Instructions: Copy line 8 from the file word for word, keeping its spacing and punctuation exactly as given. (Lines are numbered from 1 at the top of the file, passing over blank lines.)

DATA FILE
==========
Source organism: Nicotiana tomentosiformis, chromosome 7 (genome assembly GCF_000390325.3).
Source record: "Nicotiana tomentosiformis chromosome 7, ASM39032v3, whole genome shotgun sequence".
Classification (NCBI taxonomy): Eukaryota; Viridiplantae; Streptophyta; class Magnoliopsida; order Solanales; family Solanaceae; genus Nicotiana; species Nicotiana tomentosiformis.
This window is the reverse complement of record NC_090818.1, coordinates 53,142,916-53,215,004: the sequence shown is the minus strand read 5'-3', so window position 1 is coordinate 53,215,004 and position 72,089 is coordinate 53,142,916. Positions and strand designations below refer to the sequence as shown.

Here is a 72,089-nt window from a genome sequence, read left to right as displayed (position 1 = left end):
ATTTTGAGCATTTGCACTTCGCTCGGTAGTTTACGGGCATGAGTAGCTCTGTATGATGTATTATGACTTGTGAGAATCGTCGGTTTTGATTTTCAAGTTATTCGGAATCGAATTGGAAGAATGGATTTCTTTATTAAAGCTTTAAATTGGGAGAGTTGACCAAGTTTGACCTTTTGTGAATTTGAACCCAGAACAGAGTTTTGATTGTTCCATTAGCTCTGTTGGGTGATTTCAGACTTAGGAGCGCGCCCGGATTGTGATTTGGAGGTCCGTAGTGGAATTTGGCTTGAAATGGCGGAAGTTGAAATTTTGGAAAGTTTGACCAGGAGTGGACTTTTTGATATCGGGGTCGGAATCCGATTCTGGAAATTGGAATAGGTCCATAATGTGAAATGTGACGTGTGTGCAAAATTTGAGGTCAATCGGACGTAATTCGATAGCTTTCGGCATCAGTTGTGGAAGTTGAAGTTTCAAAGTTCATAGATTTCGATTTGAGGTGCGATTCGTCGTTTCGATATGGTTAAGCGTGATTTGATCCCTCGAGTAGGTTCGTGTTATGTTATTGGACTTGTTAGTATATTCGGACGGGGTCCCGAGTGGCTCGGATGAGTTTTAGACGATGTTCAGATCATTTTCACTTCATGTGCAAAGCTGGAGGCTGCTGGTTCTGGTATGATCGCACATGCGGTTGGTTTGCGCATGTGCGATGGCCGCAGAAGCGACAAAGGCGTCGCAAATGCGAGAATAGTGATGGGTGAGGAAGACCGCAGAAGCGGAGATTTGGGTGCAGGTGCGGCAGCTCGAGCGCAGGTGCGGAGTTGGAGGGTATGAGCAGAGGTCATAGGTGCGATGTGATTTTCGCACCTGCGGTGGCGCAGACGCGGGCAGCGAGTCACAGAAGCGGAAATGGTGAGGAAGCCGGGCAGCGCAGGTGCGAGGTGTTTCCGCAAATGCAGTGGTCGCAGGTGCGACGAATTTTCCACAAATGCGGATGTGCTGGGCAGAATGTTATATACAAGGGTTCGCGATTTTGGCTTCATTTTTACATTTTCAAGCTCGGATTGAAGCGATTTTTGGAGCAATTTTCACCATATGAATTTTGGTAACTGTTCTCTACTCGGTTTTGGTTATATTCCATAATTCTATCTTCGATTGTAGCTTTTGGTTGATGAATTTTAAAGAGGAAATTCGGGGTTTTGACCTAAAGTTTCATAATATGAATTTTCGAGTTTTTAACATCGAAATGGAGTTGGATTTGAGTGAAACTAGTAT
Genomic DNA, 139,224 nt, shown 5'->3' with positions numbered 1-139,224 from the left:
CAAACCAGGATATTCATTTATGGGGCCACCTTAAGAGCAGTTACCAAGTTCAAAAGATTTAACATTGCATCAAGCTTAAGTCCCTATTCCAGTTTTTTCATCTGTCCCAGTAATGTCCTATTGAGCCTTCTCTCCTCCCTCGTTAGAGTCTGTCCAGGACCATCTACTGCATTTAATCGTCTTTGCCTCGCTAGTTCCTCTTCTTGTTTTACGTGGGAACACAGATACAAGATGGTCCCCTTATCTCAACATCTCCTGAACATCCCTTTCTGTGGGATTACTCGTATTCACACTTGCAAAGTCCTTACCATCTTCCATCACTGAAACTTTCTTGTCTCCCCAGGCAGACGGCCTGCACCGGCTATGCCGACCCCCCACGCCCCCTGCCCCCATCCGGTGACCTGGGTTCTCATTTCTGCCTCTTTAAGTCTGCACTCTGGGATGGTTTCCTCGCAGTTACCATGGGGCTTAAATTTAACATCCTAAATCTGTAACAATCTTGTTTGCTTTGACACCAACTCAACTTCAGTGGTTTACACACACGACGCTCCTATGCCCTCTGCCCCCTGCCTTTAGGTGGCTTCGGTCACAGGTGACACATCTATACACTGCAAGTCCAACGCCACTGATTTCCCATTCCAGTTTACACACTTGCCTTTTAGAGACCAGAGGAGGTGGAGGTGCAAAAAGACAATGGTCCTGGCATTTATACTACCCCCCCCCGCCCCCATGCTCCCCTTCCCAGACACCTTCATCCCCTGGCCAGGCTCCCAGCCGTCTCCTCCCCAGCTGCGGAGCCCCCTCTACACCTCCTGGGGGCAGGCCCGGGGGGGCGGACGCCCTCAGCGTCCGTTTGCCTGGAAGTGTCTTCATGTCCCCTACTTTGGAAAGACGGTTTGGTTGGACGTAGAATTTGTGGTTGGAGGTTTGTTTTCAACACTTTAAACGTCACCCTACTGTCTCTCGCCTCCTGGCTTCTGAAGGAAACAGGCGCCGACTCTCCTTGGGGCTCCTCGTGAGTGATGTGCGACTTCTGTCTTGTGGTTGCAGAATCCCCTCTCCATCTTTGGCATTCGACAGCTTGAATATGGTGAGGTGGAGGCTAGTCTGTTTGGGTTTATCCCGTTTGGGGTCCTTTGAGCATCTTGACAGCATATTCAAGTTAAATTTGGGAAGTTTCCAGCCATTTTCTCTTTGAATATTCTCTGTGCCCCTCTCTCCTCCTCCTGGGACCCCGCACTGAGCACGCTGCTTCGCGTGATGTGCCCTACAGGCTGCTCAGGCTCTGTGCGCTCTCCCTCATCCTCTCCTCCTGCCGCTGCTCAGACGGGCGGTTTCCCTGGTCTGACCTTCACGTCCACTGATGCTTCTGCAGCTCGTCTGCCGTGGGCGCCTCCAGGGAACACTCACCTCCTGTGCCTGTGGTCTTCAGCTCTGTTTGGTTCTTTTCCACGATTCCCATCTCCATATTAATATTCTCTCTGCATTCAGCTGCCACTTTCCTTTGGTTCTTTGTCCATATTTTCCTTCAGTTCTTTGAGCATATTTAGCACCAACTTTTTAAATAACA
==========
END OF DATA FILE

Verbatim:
CAAACCAGGATATTCATTTATGGGGCCACCTTAAGAGCAGTTACCAAGTTCAAAAGATTTAACATTGCATCAAGCTTAAGTCCCTATTCCAGTTTTTTCATCTGTCCCAGTAATGTCCTATTGAGCCTTCTCTCCTCCCTCGTTAGAGTCTGTCCAGGACCATCTACTGCATTTAATCGTCTTTGCCTCGCTAGTTCCTCTTCTTGTTTTACGTGGGAACACAGATACAAGATGGTCCCCTTATCTCAACATCTCCTGAACATCCCTTTCTGTGGGATTACTCGTATTCACACTTGCAAAGTCCTTACCATCTTCCATCACTGAAACTTTCTTGTCTCCCCAGGCAGACGGCCTGCACCGGCTATGCCGACCCCCCACGCCCCCTGCCCCCATCCGGTGACCTGGGTTCTCATTTCTGCCTCTTTAAGTCTGCACTCTGGGATGGTTTCCTCGCAGTTACCATGGGGCTTAAATTTAACATCCTAAATCTGTAACAATCTTGTTTGCTTTGACACCAACTCAACTTCAGTGGTTTACACACACGACGCTCCTATGCCCTCTGCCCCCTGCCTTTAGGTGGCTTCGGTCACAGGTGACACATCTATACACTGCAAGTCCAACGCCACTGATTTCCCATTCCAGTTTACACACTTGCCTTTTAGAGACCAGAGGAGGTGGAGGTGCAAAAAGACAATGGTCCTGGCATTTATACTACCCCCCCCCGCCCCCATGCTCCCCTTCCCAGACACCTTCATCCCCTGGCCAGGCTCCCAGCCGTCTCCTCCCCAGCTGCGGAGCCCCCTCTACACCTCCTGGGGGCAGGCCCGGGGGGGCGGACGCCCTCAGCGTCCGTTTGCCTGGAAGTGTCTTCATGTCCCCTACTTTGGAAAGACGGTTTGGTTGGACGTAGAATTTGTGGTTGGAGGTTTGTTTTCAACACTTTAAACGTCACCCTACTGTCTCTCGCCTCCTGGCTTCTGAAGGAAACAGGCGCCGACTCTCCTTGGGGCTCCTCGTGAGTGATGTGCGACTTCTGTCTTGTGGTTGCAGAATCCCCTCTCCATCTTTGGCATTCGACAGCTTGAATATGGTGAGGTGGAGGCTAGTCTGTTTGGGTTTATCCCGTTTGGGGTCCTTTGAGCATCTTGACAGCATATTCAAGTTAAATTTGGGAAGTTTCCAGCCATTTTCTCTTTGAATATTCTCTGTGCCCCTCTCTCCTCCTCCTGGGACCCCGCACTGAGCACGCTGCTTCGCGTGATGTGCCCTACAGGCTGCTCAGGCTCTGTGCGCTCTCCCTCATCCTCTCCTCCTGCCGCTGCTCAGACGGGCGGTTTCCCTGGTCTGACCTTCACGTCCACTGATGCTTCTGCAGCTCGTCTGCCGTGGGCGCCTCCAGGGAACACTCACCTCCTGTGCCTGTGGTCTTCAGCTCTGTTTGGTTCTTTTCCACGATTCCCATCTCCATATTAATATTCTCTCTGCATTCAGCTGCCACTTTCCTTTGGTTCTTTGTCCATATTTTCCTTCAGTTCTTTGAGCATATTTAGCACCAACTTTTTAAATAACA